Ergonomics

//Ergonomics
Ergonomics 2016-10-30T23:42:51+00:00

ERGONOMICS

Ergonomics can be defined simply as the study of work. More specifically, ergonomics is the science of designing the job to fit the worker, rather than physically forcing a worker’s body to fit their job. Prolonged exposure to ergonomic risk factors such as awkward postures, static postures, quick motions, force, repetition, compression or contact stress, vibration, and cold temperatures can cause damage to a worker’s body and lead to musculoskeletal disorders (MSDs).

MSDs are injuries and disorders of the soft tissues (muscles, tendons, ligaments, joints, and cartilage) and nervous system. They can affect nearly all tissues, including the nerves and tendon sheaths, and most frequently involve the arms and back. Examples of musculoskeletal disorders include: carpal tunnel syndrome, tendinitis, rotator cuff injuries (a shoulder problem), epicondylitis (an elbow problem), trigger finger, muscle strains and low back injuries.

MSDs affect workers in almost every occupation and industry in the nation and in workplaces of all sizes. The disorders occur in jobs that involve: manual handling, manufacturing and production, heavy lifting, twisting movements, and long hours of working in awkward positions.

WEC has produced two radio and two television public service announcements (PSAs) about ergonomics. One PSA is the personal story of a certified nursing assistant who was injured by manually lifting a dementia patient and is now unable to work at a job she loved. The other PSA explains the basic concepts of ergonomics.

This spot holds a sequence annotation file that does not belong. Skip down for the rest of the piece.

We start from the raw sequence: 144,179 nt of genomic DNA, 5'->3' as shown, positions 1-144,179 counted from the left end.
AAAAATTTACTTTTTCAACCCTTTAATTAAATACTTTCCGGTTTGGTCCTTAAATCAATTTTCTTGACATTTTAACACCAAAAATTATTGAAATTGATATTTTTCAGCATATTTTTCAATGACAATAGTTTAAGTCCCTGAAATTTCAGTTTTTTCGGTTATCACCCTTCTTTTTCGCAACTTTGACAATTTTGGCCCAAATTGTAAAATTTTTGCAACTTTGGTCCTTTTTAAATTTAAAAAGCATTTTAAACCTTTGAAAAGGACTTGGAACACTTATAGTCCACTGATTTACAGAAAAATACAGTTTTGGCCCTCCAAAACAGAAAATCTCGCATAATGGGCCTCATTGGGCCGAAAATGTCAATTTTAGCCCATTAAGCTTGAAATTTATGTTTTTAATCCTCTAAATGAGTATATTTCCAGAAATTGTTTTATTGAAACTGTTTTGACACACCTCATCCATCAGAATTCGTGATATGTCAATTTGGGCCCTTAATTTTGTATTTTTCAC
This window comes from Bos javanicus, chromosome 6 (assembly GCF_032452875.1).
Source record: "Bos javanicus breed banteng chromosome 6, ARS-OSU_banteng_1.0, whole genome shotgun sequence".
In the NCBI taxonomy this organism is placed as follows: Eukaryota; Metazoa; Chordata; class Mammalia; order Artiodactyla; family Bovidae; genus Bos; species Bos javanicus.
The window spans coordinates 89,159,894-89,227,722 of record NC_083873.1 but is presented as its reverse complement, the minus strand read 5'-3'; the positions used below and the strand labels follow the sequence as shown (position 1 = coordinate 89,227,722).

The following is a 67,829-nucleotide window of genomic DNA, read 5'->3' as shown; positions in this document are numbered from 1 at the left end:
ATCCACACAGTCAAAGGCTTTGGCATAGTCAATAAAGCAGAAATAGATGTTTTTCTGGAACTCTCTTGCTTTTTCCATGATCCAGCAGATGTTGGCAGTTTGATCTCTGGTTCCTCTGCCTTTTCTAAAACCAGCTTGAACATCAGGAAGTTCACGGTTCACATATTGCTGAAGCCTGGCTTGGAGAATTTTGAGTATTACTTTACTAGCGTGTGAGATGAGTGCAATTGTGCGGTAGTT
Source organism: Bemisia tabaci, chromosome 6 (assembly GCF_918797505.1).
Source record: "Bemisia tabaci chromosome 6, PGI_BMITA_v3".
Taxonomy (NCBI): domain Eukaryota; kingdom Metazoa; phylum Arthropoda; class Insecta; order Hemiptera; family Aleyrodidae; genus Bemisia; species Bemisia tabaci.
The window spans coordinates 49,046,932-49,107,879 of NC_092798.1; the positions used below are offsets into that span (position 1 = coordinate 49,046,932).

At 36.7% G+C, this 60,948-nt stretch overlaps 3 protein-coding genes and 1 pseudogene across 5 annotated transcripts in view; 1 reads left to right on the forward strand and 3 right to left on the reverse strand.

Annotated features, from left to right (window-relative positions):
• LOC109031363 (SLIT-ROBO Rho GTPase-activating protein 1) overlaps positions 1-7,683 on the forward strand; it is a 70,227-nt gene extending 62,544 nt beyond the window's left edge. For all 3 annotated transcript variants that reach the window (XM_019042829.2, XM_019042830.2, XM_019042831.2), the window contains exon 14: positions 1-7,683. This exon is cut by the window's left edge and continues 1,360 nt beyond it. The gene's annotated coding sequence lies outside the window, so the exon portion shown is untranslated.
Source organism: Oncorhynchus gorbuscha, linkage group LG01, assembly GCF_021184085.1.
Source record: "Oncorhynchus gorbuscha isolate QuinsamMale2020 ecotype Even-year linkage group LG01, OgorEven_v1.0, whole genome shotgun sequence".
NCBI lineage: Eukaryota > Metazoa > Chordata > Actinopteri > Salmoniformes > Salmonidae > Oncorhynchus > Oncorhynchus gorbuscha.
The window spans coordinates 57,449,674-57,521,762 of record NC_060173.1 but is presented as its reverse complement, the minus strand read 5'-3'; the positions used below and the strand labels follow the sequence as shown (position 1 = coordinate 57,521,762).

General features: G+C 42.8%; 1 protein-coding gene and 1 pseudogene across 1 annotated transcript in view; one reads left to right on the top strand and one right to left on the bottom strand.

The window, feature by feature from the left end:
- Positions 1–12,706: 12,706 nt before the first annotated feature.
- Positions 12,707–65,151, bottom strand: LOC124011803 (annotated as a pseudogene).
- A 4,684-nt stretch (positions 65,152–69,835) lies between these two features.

WEC can provide free training such as safepatient handling that deals with proper ergonomics. For more information please contact Cecelia Leto, at (609) 882-6100 ext. 308 or via email at cgilliganleto @ njwec.org (no spaces).

RESOURCE

PUBLIC SERVICE ANNOUNCEMENTS

This material was produced under grants SH-24385- 13-60- F-34, SH-26288- SH4 and SH-27654- SH5 from the Occupational Safety and Health Administration, US Department of Labor. It does not necessarily reflect the views or policies of the U.S. Department of Labor, nor does mention of trade names, commercial productions, or organizations imply endorsement by the U.S. government.